Pursuant to 42 C.F.R. § 411.24(h), reimbursement of Medicare must occur within 60 days and if not, interest may accrue at close to ten percent under 45 C.F.R. § 30.13. Due to this high rate of interest and the looming threat of double damages, the standard in the lien resolution industry is to pay the amount demanded and request a partial refund, unless a resolution can be reached before settlement with the Centers for Medicare & Medicaid Services (CMS), the agency that runs Medicare. CMS is allowed to compromise (reduce) and even waive Medicare recoveries based on various factors listed in several federal statutes and regulations. Under 45 C.F.R. § 30.14(a), a debtor may either pay the debt within the 60-day period from the final demand or be liable for interest during a 120-waiver determination period, while on appeal, or while any formal or informal review of the debt is pending.

We have written about conditional payment/Medicare lien recovery actions by the U.S. pursuant to the MSP before. Cases have been brought against Beneficiaries, their attorneys, and/or Primary Plans on behalf of CMS.

Medicare Lien Recovery Cases Against Beneficiaries and/or their Attorneys.

On June 18, 2018, the Department of Justice announced in a press release that an attorney/law firm entered into an agreement to repay the U.S. $28,000 after failing to ensure that the attorney/law firm client reimbursed Medicare for conditional payments made related to the underlying injury. The law firm had already disbursed the net settlement funds to its client. The law firm of Rosenbaum & Associates in Philadelphia entered into a settlement with the DOJ agreeing to pay the government this money after the U.S. alleged attorney Rosenbaum failed to timely repay MSP debt. The firm additionally agreed to designate a person at the firm to be responsible for paying MSP debts, to train the designated employee to ensure that the firm pays these debts on a timely basis; and to review any outstanding debts with the designated employee at least every six months. Attorney Rosenbaum also acknowledged that he may be liable under the False Claims Act (31 U.S.C. § 3729 et seq.) for wrongful retention of government overpayments arising from the failure to timely repay the MSP debt.

Other cases have confirmed the above-referenced recovery rights of the U.S. to timely Medicare lien reimbursement. For example, a U.S. District Court granted summary judgment for $11,367.78 plus interest against an attorney for a Beneficiary, holding the attorney liable when Medicare’s conditional payments were not addressed/timely reimbursed from a third party settlement because the attorney’s contingency fee was paid from the proceeds of Primary Plan’s (liability) payment. See U.S. v. Harris, 2009 WL 891931 (N.D. W.Va. 2009) aff’d 334 Fed. Appx 569 (4th Cir. 2009). See also, U.S. v. Weinberg, 2002 WL 32356399 (E.D. Pa. 2002)(Partial judgment was entered in favor of the U.S. against the Defendant attorney on the issue of liability).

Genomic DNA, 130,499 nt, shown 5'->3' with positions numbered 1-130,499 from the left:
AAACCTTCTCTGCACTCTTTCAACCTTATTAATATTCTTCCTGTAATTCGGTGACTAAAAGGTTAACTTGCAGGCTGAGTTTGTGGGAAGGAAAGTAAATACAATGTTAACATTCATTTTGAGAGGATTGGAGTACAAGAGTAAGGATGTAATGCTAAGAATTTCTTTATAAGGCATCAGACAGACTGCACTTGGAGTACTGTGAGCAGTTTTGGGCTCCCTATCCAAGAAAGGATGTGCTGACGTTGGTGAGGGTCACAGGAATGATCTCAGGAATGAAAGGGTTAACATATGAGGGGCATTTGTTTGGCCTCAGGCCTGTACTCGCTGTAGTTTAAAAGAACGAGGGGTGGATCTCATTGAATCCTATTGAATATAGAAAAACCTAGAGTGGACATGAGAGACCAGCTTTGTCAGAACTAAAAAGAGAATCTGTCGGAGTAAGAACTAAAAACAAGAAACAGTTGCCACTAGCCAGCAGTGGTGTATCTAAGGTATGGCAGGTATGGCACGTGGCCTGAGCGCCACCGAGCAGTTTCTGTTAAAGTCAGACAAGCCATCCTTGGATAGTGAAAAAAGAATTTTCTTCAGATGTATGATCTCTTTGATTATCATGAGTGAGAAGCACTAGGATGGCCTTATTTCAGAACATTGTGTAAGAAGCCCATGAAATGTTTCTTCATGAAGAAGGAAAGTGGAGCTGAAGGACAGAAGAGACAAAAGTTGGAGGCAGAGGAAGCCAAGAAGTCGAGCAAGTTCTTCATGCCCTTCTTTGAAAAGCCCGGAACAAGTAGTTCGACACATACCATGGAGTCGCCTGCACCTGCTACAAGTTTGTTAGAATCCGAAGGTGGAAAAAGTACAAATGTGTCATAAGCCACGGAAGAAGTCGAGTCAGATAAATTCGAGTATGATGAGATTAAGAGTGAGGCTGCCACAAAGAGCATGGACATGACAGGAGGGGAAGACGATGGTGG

In U.S. v. Sosnowski, 822 F. Supp. 570 (W.D. Wis. 1993), the U.S. was entitled to recover MSP conditional payments from a Beneficiary and his attorney but was denied the award of double damages because the court interpreted the MSP as only allowing double damages to be assessed against Primary Plans and determined that neither the injured Beneficiary nor the Beneficiary’s attorney was a Primary Plan. If CMS gets more efficient at searching for all possible conditional payment reimbursement options, we could begin seeing more recovery actions and lawsuits against plaintiff attorneys and their Beneficiary clients.

Medicare Lien Recovery Cases Against Estates of Beneficiaries.

Cases in which CMS has proceeded against an estate of a Medicare beneficiary have yielded varying results. For example, CMS was successful in Benson v. Sebelius, 771 F. Supp. 2d 68, 75 (D.D.C. 2011) (Because plaintiff claimed his mother’s medical costs in pursuing his wrongful death action, medical expenses of mother were taken into consideration in calculating and negotiating wrongful death settlement award, and release to landlord where slip and fall occurred included any and all claims and rights including associated medical liens, no error was found when Medicare Appeals Board (in a de novo review) allowed CMS to recover its full medical expenses lien minus its procurement costs from the wrongful death settlement) (citing Mathis v. Leavitt, 554 F.3d 731, 733 (8th Cir.2009) (“Because appellants claimed all damages available under the Missouri wrongful death statute, the settlement, which settled all claims brought, necessarily resolved the claim for medical expenses.”); Cox v. Shalala, 112 F.3d 151, 154–55 (4th Cir.1997) (determining that Medicare was entitled to reimbursement for medical expenses from the proceeds of a wrongful death settlement because the settlement included recovery for decedent’s medical expenses); see also Brown v. Thompson, 374 F.3d 253, 262 (4th Cir.2004) (holding that CMS was entitled to reimbursement from the proceeds of a medical malpractice settlement pursuant to the MSP).